A comparison of freshmen attending selected Oregon community colleges and Oregon State University in terms of interests, values, and manifest needs Public Deposited

http://ir.library.oregonstate.edu/concern/graduate_thesis_or_dissertations/7m01bq273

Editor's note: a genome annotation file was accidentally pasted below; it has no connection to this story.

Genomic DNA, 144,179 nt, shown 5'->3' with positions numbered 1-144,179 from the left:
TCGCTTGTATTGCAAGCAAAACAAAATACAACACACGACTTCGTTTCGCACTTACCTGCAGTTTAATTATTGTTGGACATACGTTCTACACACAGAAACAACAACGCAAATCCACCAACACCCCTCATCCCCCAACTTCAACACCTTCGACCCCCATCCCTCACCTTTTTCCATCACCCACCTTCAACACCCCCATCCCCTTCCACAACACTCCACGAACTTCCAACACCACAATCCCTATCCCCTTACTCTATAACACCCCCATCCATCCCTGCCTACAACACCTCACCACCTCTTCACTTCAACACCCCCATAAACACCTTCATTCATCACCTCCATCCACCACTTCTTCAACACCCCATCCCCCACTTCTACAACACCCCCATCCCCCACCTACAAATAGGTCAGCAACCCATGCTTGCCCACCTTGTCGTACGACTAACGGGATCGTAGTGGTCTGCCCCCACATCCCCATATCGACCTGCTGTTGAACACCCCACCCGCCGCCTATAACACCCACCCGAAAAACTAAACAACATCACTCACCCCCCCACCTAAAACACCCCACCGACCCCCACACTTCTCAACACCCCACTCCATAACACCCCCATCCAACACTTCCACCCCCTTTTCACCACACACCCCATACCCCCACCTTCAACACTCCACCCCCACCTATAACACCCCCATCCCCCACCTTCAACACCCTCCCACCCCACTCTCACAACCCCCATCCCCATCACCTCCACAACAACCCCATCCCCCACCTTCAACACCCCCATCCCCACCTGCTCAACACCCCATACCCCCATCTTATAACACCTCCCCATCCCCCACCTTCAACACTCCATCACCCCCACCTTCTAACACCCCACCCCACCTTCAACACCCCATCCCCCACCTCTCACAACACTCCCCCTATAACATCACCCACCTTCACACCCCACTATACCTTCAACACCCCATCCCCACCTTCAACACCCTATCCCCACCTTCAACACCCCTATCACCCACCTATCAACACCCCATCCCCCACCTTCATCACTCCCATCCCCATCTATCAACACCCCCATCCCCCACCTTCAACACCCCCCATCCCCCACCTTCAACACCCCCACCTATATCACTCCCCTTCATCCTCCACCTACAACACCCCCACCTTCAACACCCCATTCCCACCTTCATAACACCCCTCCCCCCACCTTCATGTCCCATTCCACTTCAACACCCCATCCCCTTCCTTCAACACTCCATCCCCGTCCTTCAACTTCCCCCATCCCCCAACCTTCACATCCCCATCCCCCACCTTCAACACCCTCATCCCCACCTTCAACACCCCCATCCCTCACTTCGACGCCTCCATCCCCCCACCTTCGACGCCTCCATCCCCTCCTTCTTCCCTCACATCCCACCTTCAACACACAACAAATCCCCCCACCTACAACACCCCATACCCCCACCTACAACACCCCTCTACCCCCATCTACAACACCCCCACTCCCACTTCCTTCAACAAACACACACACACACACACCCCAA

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  • The primary purpose of this study was to determine whether there were significant differences between Oregon community college collegiate freshmen and Oregon State University freshmen in terms of interest, values, and manifest needs. The study was limited to a representative sample of the freshman population in the lower-division collegiate program at three selected Oregon community colleges and to a representative sample of Oregon State University. The Strong Vocational Interest Blank for Men, the Allport-Vernon-Lindzey Study of Values, the Edwards Personal Preference Schedule, and a Personal Data Schedule were administered to 499 first-term male and female freshmen who were enrolled at these institutions for the fall term of 1963. The responses of the freshmen on the psychological tests were treated statistically by analysis of variance, and the responses on the Personal Data Schedule were converted to percentages and analyzed using the t-test. Significant differences were evident among the responses of the Oregon State University and community college males and females on the Personal Data Schedule. There were 32 items that differentiated between the community college and Oregon State University males at the 1 percent level and six items at the 5 percent level. There were 28 items that differentiated between the community college females at the 1 percent level and four that differentiated at the 5 percent level. On the Study of Values, Oregon State University males showed a higher mean score on the Theoretical scale than did the community college males. On the Social scale the community college males had a higher mean score than that of the Oregon State University males. Females at Oregon State University showed a higher mean score on the Economic scale than did the community college females, while the community college females had a higher mean score on the Religious scale than did the females at Oregon State University. There were many significant differences between the interests of Oregon State University males and community college males. Males at Oregon State University had substantially higher interest scores on the Strong Vocational Interest Inventory than did the community college males in Groups I and II, while community college males had considerably higher interest scores than did Oregon State University males in Groups VIII and IX. None of the scores on the occupational scales yielded significant differences among the mean scores of females attending Oregon State University and the community college females. Scores on the non-occupational scales, the Specialization Level and Occupational Level, differentiated between Oregon State University and community college males. The Oregon State University males scored higher than the community college males on both of these scales. The Occupational Level scale differentiated between Oregon State University and community college females and the Oregon State University females obtained the higher mean score. The least amount of difference between the mean occupational scores of the community college males and the mean occupational scores of Oregon State University males in the various major schools was found in the scores of the humanities majors when the miscellaneous category was excluded from the comparison. The greatest discrepancy in these occupational scores was found in the responses of males in engineering and science. The scores of the Oregon State University females in education most closely resembled the scores of the community college females, and the occupational scores of females that were least like the scores of community college females were those of the females in business and technology. Responses on the Study of Values and the Strong Vocational Interest Inventory indicated marked differences with respect to population characteristics in interests and values of freshmen attending community colleges and of freshmen attending Oregon State University. However, the responses on the Edwards Personal Preference Schedule show no evidence of differences among the personality characteristics of the freshmen.
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